Carl Andre Scott appeals from his convictions of aggravated sodomy, aggravated child molestation, rape and child molestation. Scott argues that the court erred in denying his motion for a new trial based on insufficient evidence because of conflicts in the testimony.
"It is the function of the jury to determine the credibility of the witnesses. The jurors must weigh and resolve any conflicts presented by the evidence. The appellate court must view the evidence in the light most favorable to the jury's verdict." (Citation and punctuation omitted.) Hargrove v. State, 202 Ga. App. 854
, 857 (3) (415 SE2d 708
) (1992). The State presented Scott's thirteen-year-old daughter, who testified that Scott had molested her for approximately six years, starting when she was six years old. She testified that on numerous occasions her father forced her to engage in sexual intercourse and oral sex with him. A police detective, the victim's mother, the victim's friend and the friend's aunt all testified that the victim told them that Scott had molested her. A doctor specializing in the diagnosis and treatment of sexual abuse victims testified that she examined the victim, that the victim's vagina showed evidence of penile penetration and that the victim had a vaginal discharge containing a bacteria that primarily results from sexual activity. A child therapist testified that the victim's behavior was consistent with the child sexual abuse accommodation syndrome.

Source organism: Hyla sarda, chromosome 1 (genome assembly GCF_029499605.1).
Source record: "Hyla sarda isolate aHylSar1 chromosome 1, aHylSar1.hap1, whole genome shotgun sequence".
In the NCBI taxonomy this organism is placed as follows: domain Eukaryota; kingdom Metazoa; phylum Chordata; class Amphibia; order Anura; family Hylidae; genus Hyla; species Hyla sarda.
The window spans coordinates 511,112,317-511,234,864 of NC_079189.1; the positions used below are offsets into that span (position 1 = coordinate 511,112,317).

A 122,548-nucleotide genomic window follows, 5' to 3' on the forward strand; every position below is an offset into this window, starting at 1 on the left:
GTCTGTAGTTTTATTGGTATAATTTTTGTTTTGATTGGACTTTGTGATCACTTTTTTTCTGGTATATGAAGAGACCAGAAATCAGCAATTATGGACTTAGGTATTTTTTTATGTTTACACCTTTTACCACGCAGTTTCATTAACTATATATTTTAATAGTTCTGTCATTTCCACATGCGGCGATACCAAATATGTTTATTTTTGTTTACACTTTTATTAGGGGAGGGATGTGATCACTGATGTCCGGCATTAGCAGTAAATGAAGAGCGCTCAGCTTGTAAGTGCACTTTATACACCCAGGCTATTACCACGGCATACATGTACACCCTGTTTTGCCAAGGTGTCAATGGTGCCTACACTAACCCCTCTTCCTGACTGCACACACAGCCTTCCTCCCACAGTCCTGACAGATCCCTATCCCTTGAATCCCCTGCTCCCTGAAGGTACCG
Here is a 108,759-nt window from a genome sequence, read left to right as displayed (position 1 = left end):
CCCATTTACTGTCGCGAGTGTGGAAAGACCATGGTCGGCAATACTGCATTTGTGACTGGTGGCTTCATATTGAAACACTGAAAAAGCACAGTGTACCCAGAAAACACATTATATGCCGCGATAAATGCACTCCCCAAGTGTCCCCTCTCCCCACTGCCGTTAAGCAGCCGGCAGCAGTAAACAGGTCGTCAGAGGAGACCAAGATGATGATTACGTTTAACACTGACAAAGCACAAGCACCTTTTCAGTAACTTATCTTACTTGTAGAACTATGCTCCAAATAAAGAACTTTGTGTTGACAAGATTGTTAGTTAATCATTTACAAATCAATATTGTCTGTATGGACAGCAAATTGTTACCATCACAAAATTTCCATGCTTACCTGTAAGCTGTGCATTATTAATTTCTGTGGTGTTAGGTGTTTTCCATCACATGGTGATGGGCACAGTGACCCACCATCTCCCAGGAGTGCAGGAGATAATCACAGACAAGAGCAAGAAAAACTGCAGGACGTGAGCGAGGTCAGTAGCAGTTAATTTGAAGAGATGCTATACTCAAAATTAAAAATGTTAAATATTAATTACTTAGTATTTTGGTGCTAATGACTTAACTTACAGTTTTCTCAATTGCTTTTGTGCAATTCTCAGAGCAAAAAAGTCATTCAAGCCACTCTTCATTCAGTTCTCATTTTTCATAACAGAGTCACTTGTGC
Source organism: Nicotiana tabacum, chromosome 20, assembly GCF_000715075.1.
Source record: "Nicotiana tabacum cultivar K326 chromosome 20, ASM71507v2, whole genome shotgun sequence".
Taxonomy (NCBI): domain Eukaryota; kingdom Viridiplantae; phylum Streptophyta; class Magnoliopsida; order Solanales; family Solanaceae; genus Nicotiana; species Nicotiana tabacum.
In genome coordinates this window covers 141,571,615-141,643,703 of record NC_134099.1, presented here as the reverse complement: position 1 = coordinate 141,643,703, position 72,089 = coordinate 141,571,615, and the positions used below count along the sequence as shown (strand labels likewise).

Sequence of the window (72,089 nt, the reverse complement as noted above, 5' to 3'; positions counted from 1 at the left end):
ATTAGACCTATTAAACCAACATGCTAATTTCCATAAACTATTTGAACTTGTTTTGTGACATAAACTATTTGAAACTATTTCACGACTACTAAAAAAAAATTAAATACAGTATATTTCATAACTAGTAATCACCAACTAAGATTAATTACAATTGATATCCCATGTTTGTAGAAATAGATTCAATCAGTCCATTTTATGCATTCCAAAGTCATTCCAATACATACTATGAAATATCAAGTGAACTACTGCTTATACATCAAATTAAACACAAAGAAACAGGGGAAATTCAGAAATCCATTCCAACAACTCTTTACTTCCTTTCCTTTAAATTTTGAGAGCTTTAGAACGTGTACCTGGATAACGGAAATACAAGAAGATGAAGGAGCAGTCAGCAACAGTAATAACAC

Scott presented a pediatric nurse who testified that her examination of the 12-year-old victim showed that it was unlikely that there had been any penile penetration of her vagina. The victim's brother testified that his sister lied and that she had never told him about any abuse by their father. Scott's sister-in-law testified that the victim said that she had been molested by someone, but denied that it had been her father. Scott denied that he ever molested his daughter.
Reviewing the evidence in the light most favorable to the jury's verdict, we conclude that a rational trier of fact could have found Scott guilty beyond a reasonable doubt of the offenses charged. Jackson v. Virginia, 443 U. S. 307 (99 SC 2781, 61 LE2d 560) (1979). The trial court did not err in denying Scott's motion for a new trial.
Robert E. Wilson, District Attorney, Elizabeth W. Morn, Anne G. Maseth, Robert M. Coker, Assistant District Attorneys, for appellee.